Last spring I was getting really burned out with taekwondo. I think it had less to do with the pressure I was under to test for bo dan (and later that year black belt) and more to do with crippling depression and anxiety that set in during a particularly nasty and icy February and lasted through…hmm…May. I also went through a very painful break up a week after I tested for bo dan, I was in a lull at work, and was becoming increasingly isolated at home.
Everything kinda sucked, and it followed me to the dojang. I was unmotivated, cranky, disappointed in my performance, and tired of dragging myself to class. I needed a break. I took a little time off, although I didn’t feel much better. Life in general started to improve in June, and by the time my black belt test rolled around in October, I was a much happier and more confident version of myself. I never told anyone how bad things were in the early part of last year. As I always do, I kept the worst parts to myself and dealt with my pain privately and independently. That’s how I prefer to handle things.
This time I’m taking a break so I don’t…well…break. Things are actually pretty good at the dojang. I’m having fun, being challenged, and love helping other students….buuuuttttt…..weeeeeelllllll….I need a break. I’ve sensed the tiniest hint of burnout over the past few weeks, not too dissimilar from what I feel at work if I’ve gone for a very long time without a day off. I’m tired of my routine and of being held to a rigid schedule most of my evenings. I’m hovering around a plateau. My favorite training partners have disappeared, and I haven’t quite gelled with my new ones. Most recently, to my dismay and confusion, I had a very distinct thought the last time I was in class:
“I don’t want to be here.”
Note that I didn’t say, “I don’t want to be here ever again,” or “I don’t want to do this any more.” I just didn’t want to be there in that particular moment. I was dreading the nights I had class rather than looking forward to them. I was ready to go home the moment I got to the dojang and changed into my uniform and wrapped my treasured black belt around my waist. I kept telling myself that I wasn’t burned out, but I am. I’m burned out. It’s a disheartening feeling, but at least this time I caught it early.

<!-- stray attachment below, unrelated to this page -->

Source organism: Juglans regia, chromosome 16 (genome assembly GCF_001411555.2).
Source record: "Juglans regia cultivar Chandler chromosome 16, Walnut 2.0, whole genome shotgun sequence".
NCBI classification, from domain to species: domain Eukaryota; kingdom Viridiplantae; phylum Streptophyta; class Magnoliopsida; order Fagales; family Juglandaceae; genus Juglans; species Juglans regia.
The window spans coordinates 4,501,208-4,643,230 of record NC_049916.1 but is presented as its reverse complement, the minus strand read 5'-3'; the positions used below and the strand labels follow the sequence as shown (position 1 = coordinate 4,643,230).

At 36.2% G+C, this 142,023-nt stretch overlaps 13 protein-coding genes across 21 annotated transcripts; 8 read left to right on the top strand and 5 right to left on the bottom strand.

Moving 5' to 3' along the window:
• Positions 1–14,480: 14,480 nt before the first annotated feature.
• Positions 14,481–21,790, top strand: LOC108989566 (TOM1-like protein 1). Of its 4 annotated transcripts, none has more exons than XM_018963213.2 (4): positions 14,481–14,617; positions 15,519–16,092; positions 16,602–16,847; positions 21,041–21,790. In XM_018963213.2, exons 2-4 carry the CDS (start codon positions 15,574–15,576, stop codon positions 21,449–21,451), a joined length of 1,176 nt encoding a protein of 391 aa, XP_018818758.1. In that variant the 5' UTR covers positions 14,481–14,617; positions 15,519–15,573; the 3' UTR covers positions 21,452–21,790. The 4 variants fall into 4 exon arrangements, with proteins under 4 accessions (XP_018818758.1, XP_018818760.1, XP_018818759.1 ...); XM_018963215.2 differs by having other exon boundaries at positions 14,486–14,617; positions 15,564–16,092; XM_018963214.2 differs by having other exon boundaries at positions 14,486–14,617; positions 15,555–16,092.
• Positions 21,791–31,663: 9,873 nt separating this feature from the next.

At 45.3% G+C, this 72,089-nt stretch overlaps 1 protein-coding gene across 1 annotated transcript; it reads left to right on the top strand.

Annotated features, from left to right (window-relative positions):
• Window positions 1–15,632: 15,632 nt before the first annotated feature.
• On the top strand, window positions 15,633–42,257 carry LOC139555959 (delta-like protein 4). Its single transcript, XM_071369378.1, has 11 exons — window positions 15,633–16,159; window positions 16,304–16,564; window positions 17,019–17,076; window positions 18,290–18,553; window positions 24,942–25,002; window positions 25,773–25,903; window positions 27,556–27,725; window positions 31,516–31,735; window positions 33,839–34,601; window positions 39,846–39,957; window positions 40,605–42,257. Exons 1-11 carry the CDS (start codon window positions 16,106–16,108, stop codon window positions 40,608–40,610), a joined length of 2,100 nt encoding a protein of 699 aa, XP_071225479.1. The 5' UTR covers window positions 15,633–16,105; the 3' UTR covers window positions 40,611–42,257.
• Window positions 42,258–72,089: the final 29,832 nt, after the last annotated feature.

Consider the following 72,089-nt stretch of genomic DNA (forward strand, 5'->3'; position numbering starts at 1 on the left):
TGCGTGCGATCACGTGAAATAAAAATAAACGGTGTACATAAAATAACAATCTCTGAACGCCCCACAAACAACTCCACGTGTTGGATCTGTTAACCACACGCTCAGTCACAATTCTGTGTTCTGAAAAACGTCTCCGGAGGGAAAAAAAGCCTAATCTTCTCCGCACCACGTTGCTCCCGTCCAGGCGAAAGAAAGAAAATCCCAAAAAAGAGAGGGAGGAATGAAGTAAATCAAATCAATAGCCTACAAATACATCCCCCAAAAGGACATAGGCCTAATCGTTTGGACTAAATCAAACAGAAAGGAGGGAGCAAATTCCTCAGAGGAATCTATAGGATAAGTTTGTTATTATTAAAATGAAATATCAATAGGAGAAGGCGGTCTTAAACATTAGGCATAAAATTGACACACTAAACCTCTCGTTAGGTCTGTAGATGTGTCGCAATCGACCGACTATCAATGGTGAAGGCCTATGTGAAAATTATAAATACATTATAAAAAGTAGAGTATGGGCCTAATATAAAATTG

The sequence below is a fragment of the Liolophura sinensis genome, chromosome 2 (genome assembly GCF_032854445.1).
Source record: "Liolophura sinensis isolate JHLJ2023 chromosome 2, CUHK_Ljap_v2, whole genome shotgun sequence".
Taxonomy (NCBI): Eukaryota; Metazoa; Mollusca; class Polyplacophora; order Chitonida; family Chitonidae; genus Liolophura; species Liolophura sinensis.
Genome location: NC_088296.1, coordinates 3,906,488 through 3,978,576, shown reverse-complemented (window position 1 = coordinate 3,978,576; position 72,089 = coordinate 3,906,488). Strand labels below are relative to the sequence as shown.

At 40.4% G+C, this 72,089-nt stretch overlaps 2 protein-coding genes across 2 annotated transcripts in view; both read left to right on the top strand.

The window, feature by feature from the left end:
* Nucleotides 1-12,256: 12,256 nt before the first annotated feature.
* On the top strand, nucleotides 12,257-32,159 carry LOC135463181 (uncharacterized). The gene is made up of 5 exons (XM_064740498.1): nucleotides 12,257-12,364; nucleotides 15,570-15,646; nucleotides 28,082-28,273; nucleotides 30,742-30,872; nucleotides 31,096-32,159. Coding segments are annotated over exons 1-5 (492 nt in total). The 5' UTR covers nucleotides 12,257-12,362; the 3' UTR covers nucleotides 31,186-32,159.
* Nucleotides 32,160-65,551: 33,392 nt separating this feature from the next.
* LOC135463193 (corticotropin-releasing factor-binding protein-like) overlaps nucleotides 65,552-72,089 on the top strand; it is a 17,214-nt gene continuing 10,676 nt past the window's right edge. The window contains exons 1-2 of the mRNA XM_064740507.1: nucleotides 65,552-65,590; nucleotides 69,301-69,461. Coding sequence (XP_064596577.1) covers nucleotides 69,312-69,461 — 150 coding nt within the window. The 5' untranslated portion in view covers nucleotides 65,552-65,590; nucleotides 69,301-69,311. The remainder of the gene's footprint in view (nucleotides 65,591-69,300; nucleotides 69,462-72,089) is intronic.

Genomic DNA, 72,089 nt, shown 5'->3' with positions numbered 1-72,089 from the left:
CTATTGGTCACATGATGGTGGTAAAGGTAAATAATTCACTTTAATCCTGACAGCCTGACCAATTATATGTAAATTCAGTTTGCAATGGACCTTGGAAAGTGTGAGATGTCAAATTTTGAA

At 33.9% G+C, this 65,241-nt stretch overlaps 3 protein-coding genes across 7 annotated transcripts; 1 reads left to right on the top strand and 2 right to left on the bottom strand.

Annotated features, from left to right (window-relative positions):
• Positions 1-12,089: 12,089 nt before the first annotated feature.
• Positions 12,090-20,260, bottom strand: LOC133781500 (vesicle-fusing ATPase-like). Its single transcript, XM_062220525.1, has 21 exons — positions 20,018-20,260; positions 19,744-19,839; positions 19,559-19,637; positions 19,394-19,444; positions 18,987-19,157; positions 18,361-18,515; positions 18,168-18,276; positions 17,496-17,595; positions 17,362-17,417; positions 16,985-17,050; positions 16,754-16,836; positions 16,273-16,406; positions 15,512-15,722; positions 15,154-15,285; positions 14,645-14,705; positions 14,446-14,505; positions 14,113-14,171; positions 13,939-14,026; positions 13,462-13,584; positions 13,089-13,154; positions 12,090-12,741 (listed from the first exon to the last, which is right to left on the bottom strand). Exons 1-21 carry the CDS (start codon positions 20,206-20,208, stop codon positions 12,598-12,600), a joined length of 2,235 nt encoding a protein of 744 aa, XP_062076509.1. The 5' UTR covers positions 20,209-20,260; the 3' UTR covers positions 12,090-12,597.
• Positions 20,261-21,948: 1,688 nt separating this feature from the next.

Add to the mix that I have a lot of work events this week, including speaking in front of large groups, a conference, coaching meetings, and meetings with company executives. It’s only Tuesday and I already feel the need for a lot of introvert decompression time. My short term memory is shot. As much as I love my job and am incredibly fulfilled by the work I get to do, I’m feeling more and more drained. Sometimes I secretly hope for a bout of summer bronchitis or strep throat to knock me out and take me out of commission for a little while.
Taekwondo, which is also highly interactive and requires me to be “on” 100% of the time, has also felt draining as of late, and that’s a new sensation. Usually it lifts me up and invigorates my spirit. Not so much right now. Being an introvert who happens to love interacting with and helping people is exhausting.
So, yeah, I’m taking a little time off and hoarding all the alone time I get when I’m not at work. I need to recharge and refresh. If I’m worn out and disengaged then I don’t really need to be bringing that energy around the dojang anyway. I’d like to think I’m doing myself and everyone else a favor by removing myself from an increasingly unhappy situation.
The only true “breaks” I’ve had from taekwondo since last year’s very unpleasant spring were when I took about a week off due to my hamstring injury and the two weeks the dojang was closed over the Christmas holidays. They were forced breaks. This time, I’m being proactively lazy and proud of it. Maybe I’ll take an extra barre or yoga class, go out to dinner or the movies, or maybe just enjoy the extra time at home in my Fortress of Solitude. I’ll definitely be watching the taekwondo Olympic finals later this week.
Taking a break can be a very healthy thing for an athlete, hobbyist, artist, or employee. It can be just what we need to recharge our batteries and help us come back to what we love fresh, strong, excited, and ready to work. I have a feeling absence will make my heart grow fonder. They’re still my tribe and my second family. I miss my taekwondo instructors and classmates when I’ve been away for a while (and sometimes even when I’m only absent for one or two classes). Too much time in my Fortress of Solitude gives me tunnel vision after a while…but for now it’s exactly where I need to be. The ice will melt eventually, and I’ll bloom once again.